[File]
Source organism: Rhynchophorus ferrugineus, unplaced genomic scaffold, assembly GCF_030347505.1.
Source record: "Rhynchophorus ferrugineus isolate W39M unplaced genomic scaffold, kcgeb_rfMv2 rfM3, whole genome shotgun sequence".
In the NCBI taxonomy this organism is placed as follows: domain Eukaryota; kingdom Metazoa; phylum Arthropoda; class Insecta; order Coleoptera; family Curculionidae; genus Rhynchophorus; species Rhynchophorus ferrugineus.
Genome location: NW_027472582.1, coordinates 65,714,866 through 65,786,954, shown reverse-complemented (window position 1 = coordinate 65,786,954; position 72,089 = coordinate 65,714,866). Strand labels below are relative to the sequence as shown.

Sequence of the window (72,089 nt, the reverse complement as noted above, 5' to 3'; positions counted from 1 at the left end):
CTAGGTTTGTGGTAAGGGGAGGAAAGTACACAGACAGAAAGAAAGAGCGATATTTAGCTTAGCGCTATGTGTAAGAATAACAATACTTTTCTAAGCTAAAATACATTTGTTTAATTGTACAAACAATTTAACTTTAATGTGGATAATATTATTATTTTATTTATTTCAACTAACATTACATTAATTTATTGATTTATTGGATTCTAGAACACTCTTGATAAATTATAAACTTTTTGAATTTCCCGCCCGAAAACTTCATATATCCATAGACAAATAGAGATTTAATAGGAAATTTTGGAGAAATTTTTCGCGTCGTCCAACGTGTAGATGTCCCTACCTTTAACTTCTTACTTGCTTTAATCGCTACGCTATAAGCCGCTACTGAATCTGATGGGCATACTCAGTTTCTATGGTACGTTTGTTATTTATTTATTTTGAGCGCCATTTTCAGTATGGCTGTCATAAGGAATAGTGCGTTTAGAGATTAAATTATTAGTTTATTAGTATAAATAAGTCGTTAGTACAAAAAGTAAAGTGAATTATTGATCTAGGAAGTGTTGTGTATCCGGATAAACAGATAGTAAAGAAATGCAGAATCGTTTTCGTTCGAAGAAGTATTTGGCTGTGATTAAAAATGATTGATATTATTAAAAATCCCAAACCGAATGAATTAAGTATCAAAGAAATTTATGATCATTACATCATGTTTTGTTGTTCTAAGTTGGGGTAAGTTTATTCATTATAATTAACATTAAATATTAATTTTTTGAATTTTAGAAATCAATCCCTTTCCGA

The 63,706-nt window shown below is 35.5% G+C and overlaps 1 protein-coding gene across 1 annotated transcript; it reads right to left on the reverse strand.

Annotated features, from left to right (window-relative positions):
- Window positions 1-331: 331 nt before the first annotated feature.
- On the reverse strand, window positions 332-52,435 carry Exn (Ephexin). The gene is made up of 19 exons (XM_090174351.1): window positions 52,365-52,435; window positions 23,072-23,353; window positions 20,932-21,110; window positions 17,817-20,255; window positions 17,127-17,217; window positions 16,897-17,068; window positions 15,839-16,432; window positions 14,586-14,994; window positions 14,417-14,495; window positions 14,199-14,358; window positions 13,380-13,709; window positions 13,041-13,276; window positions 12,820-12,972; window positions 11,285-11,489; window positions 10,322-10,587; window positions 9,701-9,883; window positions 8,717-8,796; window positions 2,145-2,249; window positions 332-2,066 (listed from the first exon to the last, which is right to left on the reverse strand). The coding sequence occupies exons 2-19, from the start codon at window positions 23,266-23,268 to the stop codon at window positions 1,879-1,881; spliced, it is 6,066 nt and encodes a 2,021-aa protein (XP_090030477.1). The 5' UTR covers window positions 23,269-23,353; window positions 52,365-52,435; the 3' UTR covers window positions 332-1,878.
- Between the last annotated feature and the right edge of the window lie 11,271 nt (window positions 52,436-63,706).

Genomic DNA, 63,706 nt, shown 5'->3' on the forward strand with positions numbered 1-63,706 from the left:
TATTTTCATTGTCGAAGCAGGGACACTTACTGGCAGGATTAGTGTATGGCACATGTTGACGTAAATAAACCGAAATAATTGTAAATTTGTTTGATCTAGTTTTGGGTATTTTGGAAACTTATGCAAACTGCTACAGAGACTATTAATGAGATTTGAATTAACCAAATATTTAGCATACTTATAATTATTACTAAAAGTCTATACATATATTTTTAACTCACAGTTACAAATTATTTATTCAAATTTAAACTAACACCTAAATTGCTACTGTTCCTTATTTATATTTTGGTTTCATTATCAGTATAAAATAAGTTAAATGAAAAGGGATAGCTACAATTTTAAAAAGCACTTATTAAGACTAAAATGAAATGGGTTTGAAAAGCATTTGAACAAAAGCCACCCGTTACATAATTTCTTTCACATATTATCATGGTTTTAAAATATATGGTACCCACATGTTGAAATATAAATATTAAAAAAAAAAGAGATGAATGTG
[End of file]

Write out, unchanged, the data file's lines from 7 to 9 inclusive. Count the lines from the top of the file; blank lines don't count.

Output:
The 63,706-nt window shown below is 35.5% G+C and overlaps 1 protein-coding gene across 1 annotated transcript; it reads right to left on the reverse strand.

Annotated features, from left to right (window-relative positions):
- Window positions 1-331: 331 nt before the first annotated feature.